Then this happened: my 4yo daughter jokingly stepped on my scale and asked what’s her number. Now I’m careful about scale talk, weight watching, or body comments around my kids. I know the seeds of unhealthy eating and self-imagine are often planted early. My daughter was Ted to know though and she has no concept of those numbers yet.

I looked down and said 42. She is 42lbs. I can barely lift her up for hugs anymore. She’s growing like a weed! Then it hit me…she weighs approximately as much as the amount of weight I lost. I was carrying around that weight. The equivalent to a four year old kid.

I think of that moment when I’m not feeling confident or am discouraged. I know keto has many other benefits but the weight loss is a big one. And I need to recognize that and celebrate it.

Keto diet different ways

Not all keto is created equally though every approach shares a common goal: to promote ketosis. There are a few different ways one can “do keto” or live a ketogenic lifestyle. Some people keep steady to just one type consistently. And some individuals move around to follow two or more of these lifestyles form time to time.

The main types of keto are:

The standard ketogenic diet
This is the most common, classic ketogetic diet and what you should start with if a beginner. The basic recipe for a keto is your daily diet is 75% fat, 20% protein, and 5% carbohydrates. With this diet, carbs are limited to 20-30 net grams per day.

Targeted ketogenic diet
This type is similar in form to the standard ketogenic diet but involves targeting your carbohydrate consumption in timing with workouts. Some do fasted workouts prior to any carbohydrate consumption. Others time carb eating right before exercise. This type is best for those who are ‘fat-adapted’ or been following a standard keto diet for some time. That way the body is already used to using fat for fuel and can run on ketones.

High protein ketogenic diet
This type of diet increases protein consumption from the standard ketogenic diet ratios. That looks like your daily calories coming from 65% fat, 30% protein, 5% carbs. Typically, those who engage in higher protein diets are doing so to build muscle mass.

Cyclical ketogenic diet
Or keto cycling. This type means cycling in and out of ketosis with some days being lower carb, and other days involving ‘carb-ups’ or higher carb allowances. Most who practice cyclical keto on purpose plan a schedule such as five days keto and two days of higher carb intake. Many (myself included) follow a cyclical ketogenic diet without such purpose because staying strict keto can be difficult unless you plan and measure constantly. Personally, I know I come in and out of ketosis a few times a week but don’t ‘binge’ on high carb foods. So my cycling is more dipping below the standard ketogenic diet ratios every now and then. If I go too far outside the standard ratios, and over-indulge in carbs, I experience inflammation (usually skin, but sometimes in my joints) so try to be as on-the-ball as I can, But the cyclical approach does allow more flexibility and it’s good for those of us (ahm, like me) who deal with disordered eating so can get carried away with measuring, guilt, etc.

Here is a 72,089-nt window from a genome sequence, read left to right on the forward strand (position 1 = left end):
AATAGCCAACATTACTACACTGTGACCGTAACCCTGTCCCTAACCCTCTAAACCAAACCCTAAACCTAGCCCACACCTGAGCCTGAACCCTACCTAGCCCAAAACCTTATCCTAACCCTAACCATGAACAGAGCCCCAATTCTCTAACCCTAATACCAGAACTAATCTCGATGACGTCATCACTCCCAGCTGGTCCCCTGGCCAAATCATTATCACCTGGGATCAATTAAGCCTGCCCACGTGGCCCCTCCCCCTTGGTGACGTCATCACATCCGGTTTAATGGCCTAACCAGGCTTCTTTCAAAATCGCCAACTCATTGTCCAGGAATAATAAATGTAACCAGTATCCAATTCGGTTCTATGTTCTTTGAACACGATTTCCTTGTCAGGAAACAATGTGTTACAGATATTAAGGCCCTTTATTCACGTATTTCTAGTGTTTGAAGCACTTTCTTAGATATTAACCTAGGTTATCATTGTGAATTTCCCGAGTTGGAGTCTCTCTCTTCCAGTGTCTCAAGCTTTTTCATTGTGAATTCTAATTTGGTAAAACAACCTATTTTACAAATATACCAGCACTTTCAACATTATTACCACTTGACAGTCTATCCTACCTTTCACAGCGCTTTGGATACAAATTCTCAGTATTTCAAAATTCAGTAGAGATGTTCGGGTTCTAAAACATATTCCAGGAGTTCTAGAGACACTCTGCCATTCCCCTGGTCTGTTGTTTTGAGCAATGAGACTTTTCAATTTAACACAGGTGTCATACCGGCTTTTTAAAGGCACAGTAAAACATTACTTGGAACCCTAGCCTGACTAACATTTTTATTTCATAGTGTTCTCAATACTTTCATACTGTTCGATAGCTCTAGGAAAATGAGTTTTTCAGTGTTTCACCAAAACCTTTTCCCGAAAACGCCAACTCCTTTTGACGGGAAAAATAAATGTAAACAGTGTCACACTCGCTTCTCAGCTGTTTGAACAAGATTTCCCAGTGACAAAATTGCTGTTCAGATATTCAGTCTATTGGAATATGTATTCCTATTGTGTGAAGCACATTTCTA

Lazy keto
This type of keto follows the standard ketogenic diet but individuals don’t count ratios or amounts that much. Instead, the approach is more about focusing on high-fat, low carb foods in general. Additionally, ‘lazy keto’ or ‘dirty keto‘ can refer to those who eat out a lot and don’t make homemade or fresh foods priorities. It is possible to remain ‘keto’ and eat fast food every day! It is healthy? No, but you can technically remain in ketosis depending on your choices from that drive-thru menu!

Different approaches
Each type of ketogenic lifestyle can be approached in different ways. There’s If It Fits Your Macros (IIFYM) which means you can eat whatever as long as sticking with your fat, protein, and carb (ie. macro nutrient) goals/ratios. This is definitely a more relaxed approach but can run you into trouble with nutrient deficiencies. There’s the Purist approach which is more methodical and involves staying away from keto ‘junk foods’ in pursuit of whole, nutritious foods. This way can get complicated and pricey. There is also Protein-Sparing which isn’t recommended for many (or for long). It involves keeping your ratios for protein and carbs steady but dropping your fat amount drastically. This can help you break out of a weight-loss stall but can cause your body to burn muscle for fuel instead of fat.

You can also add intermittent fasting to any of these for more variety and added benefits. IF is where you eat only during a specific period of time, your ‘eating window’. The other time you’re not eating or fasting. Most fast overnight while sleeping and into the morning. A typical IF plan is 16hrs fasting and an 8hr eating window. That can look like fasting before bed, starting 8pm and not eating again until lunchtime, say noon or 1pm.

Does all this sound interesting (it does to me!) or too complicated? If the latter, don’t fret because living a ketogenic lifestyle can be approached simply and maintained easily. Unless you want to, just stick to the basics of the standard ketogenic ratios. Once fat-adapted or burning fat for fuel then you can explore different options to meet your needs or goals. Or just keep on keto-ing on!